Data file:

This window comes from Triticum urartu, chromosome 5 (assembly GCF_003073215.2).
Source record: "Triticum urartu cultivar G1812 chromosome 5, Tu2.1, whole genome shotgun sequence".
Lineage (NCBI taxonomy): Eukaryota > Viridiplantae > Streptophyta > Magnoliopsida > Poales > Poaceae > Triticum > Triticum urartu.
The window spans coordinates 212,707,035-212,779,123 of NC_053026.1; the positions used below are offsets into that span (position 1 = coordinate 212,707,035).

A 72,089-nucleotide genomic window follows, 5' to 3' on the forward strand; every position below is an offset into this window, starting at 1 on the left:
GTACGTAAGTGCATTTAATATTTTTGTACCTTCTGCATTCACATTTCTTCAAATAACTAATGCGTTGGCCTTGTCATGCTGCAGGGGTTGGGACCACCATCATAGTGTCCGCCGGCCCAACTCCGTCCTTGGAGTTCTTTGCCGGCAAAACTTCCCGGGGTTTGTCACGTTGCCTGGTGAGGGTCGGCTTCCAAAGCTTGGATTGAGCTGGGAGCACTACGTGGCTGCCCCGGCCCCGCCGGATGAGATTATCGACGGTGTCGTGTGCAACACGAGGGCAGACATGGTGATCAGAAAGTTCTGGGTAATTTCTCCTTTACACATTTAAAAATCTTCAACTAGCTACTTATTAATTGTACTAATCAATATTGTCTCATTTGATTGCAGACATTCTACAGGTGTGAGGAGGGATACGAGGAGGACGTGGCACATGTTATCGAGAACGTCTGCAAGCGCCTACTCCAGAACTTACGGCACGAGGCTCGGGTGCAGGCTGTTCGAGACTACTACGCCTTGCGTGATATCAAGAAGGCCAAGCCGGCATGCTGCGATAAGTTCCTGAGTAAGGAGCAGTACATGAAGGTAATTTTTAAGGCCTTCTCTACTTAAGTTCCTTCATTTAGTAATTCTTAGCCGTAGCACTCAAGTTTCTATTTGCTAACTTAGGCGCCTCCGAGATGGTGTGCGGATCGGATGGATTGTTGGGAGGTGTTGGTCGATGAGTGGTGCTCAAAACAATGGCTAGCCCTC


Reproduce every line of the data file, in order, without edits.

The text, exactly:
This window comes from Triticum urartu, chromosome 5 (assembly GCF_003073215.2).
Source record: "Triticum urartu cultivar G1812 chromosome 5, Tu2.1, whole genome shotgun sequence".
Lineage (NCBI taxonomy): Eukaryota > Viridiplantae > Streptophyta > Magnoliopsida > Poales > Poaceae > Triticum > Triticum urartu.
The window spans coordinates 212,707,035-212,779,123 of NC_053026.1; the positions used below are offsets into that span (position 1 = coordinate 212,707,035).

A 72,089-nucleotide genomic window follows, 5' to 3' on the forward strand; every position below is an offset into this window, starting at 1 on the left:
GTACGTAAGTGCATTTAATATTTTTGTACCTTCTGCATTCACATTTCTTCAAATAACTAATGCGTTGGCCTTGTCATGCTGCAGGGGTTGGGACCACCATCATAGTGTCCGCCGGCCCAACTCCGTCCTTGGAGTTCTTTGCCGGCAAAACTTCCCGGGGTTTGTCACGTTGCCTGGTGAGGGTCGGCTTCCAAAGCTTGGATTGAGCTGGGAGCACTACGTGGCTGCCCCGGCCCCGCCGGATGAGATTATCGACGGTGTCGTGTGCAACACGAGGGCAGACATGGTGATCAGAAAGTTCTGGGTAATTTCTCCTTTACACATTTAAAAATCTTCAACTAGCTACTTATTAATTGTACTAATCAATATTGTCTCATTTGATTGCAGACATTCTACAGGTGTGAGGAGGGATACGAGGAGGACGTGGCACATGTTATCGAGAACGTCTGCAAGCGCCTACTCCAGAACTTACGGCACGAGGCTCGGGTGCAGGCTGTTCGAGACTACTACGCCTTGCGTGATATCAAGAAGGCCAAGCCGGCATGCTGCGATAAGTTCCTGAGTAAGGAGCAGTACATGAAGGTAATTTTTAAGGCCTTCTCTACTTAAGTTCCTTCATTTAGTAATTCTTAGCCGTAGCACTCAAGTTTCTATTTGCTAACTTAGGCGCCTCCGAGATGGTGTGCGGATCGGATGGATTGTTGGGAGGTGTTGGTCGATGAGTGGTGCTCAAAACAATGGCTAGCCCTC